Instructors working to improve the learning experience for all of their students have another tool. They can use artificial intelligence (AI) as a jumping-off point to design a course to be accessible.
Center for Excellence in Learning and Teaching instructional designer Jamie Niman said AI can be a brainstorming buddy on how to start alternative text -- those informative image descriptions or context -- and revise it. Students who use screen readers to listen to text read aloud on a webpage or in Canvas benefit from image descriptions that can be strengthened by AI.
Niman will demonstrate Microsoft Copilot during a virtual presentation, "Leveraging Generative AI for Accessible Education," on Feb. 20 (11 a.m.-noon, register online). ISU's license to use Copilot includes commercial data protection that complies with the Family Educational Rights and Privacy Act, Health Insurance Portability and Accountability Act, and others. The tool does not save any information input by the user and doesn't use the information to train its models.
Niman said instructors using Copilot can establish a baseline for making coursework accessible and remove or enhance the information they want for their course. Some of the topics to be discussed are:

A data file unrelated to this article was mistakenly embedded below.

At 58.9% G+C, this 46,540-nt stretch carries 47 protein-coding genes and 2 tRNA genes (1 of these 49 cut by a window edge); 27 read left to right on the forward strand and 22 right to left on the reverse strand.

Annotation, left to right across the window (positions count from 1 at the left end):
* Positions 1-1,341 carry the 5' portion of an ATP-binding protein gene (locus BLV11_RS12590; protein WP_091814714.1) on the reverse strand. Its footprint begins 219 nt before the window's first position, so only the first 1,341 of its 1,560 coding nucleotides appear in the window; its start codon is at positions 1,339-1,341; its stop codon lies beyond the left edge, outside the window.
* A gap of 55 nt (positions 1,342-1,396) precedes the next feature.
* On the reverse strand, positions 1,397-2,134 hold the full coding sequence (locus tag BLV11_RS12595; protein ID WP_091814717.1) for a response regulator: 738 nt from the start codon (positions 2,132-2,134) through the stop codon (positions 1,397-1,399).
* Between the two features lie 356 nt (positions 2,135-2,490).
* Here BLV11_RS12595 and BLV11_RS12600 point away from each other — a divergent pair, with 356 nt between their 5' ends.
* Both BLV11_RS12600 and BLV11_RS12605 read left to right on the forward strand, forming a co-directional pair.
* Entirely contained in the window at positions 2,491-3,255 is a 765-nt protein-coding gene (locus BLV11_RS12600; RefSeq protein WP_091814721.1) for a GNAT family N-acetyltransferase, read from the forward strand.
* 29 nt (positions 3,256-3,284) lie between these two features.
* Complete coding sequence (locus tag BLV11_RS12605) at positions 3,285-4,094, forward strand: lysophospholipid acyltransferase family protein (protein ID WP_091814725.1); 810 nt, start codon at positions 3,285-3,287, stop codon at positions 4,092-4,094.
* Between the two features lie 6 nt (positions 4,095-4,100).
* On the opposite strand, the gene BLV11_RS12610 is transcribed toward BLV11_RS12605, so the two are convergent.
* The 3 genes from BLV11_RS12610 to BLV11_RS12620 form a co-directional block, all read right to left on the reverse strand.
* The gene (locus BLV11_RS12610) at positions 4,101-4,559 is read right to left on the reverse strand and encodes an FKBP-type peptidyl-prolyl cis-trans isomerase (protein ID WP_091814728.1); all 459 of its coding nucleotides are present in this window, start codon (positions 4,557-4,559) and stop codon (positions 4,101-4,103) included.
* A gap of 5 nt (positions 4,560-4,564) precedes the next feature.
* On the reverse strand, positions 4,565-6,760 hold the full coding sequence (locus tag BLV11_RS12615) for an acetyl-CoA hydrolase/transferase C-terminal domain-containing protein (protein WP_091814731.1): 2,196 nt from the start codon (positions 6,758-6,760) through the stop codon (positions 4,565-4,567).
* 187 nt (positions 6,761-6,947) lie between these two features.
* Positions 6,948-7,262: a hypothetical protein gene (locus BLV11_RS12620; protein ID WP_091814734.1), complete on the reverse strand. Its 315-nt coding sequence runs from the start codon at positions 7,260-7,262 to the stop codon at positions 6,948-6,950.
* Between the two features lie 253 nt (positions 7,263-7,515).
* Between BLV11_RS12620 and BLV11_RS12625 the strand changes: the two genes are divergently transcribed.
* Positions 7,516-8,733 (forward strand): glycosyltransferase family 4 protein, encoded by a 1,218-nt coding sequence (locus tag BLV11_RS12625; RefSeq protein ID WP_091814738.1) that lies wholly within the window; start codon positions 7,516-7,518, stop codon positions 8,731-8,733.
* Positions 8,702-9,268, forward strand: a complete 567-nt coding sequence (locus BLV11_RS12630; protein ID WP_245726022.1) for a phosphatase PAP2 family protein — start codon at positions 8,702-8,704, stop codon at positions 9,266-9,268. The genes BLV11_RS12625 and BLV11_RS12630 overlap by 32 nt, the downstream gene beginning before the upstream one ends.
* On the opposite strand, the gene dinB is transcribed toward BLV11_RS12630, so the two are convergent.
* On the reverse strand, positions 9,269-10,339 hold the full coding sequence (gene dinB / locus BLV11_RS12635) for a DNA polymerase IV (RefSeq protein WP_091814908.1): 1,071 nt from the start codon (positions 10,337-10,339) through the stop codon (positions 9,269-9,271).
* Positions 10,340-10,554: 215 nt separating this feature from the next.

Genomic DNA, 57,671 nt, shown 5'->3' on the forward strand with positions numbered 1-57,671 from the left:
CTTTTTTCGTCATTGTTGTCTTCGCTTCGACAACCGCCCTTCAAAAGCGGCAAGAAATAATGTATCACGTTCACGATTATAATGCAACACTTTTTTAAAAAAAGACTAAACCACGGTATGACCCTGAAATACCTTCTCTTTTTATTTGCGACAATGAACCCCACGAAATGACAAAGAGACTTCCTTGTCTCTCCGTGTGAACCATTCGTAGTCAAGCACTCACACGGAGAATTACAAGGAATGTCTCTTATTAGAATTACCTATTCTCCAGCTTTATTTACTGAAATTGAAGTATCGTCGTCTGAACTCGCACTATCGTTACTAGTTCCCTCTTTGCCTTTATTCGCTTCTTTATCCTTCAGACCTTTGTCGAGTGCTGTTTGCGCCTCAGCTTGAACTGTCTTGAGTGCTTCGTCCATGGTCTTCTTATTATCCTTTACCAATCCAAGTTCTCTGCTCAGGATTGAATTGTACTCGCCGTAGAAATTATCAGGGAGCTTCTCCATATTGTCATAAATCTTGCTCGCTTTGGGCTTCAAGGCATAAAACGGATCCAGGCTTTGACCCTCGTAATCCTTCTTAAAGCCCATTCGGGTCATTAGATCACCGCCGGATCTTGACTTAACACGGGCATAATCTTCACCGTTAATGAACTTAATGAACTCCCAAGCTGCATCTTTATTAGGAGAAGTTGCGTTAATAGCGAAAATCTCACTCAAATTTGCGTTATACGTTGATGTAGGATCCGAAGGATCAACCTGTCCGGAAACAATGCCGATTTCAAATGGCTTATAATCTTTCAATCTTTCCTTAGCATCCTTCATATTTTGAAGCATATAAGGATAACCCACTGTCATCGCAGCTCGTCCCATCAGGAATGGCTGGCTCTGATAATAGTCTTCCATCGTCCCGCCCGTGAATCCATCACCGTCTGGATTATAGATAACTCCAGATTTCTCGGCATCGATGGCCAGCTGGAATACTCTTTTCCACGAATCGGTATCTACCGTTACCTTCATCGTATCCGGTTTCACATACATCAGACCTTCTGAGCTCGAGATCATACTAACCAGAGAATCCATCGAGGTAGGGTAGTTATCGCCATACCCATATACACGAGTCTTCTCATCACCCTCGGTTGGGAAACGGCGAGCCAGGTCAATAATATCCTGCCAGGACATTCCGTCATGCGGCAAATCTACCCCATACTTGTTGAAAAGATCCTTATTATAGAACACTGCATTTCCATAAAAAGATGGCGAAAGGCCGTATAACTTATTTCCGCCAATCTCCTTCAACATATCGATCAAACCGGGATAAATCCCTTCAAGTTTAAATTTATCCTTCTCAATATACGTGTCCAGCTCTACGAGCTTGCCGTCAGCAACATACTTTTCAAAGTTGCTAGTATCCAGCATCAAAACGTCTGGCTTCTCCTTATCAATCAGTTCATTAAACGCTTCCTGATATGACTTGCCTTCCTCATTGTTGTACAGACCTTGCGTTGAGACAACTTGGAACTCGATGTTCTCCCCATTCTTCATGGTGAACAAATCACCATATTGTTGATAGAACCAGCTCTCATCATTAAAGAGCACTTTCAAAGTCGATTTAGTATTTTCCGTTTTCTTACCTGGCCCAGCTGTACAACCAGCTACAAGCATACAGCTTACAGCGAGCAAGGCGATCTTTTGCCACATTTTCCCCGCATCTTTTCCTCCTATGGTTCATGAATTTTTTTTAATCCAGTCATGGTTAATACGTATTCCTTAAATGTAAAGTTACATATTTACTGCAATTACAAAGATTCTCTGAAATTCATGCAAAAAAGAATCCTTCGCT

- Improving alt text
- Ensuring greater accuracy with closed captioning
- Creating consistent icons for online navigation
Niman said a benefit of designing courses for accessibility is that activities that benefit students with accommodations often enhance learning for all students.
"Instructors can modify coursework to meet the appropriate level of education, and they can go back to Copilot and work to condense or expand it as they need," Niman said. "It is a proactive approach for instructors."
Attendees will go through several accessibility exercises in breakout rooms and return to the larger group to discuss applications and help troubleshoot.
AI also can help instructors meet the university's digital accessibility policy implementation timeline. By July 1, 2026, all new digital content produced or purchased must comply with the policy.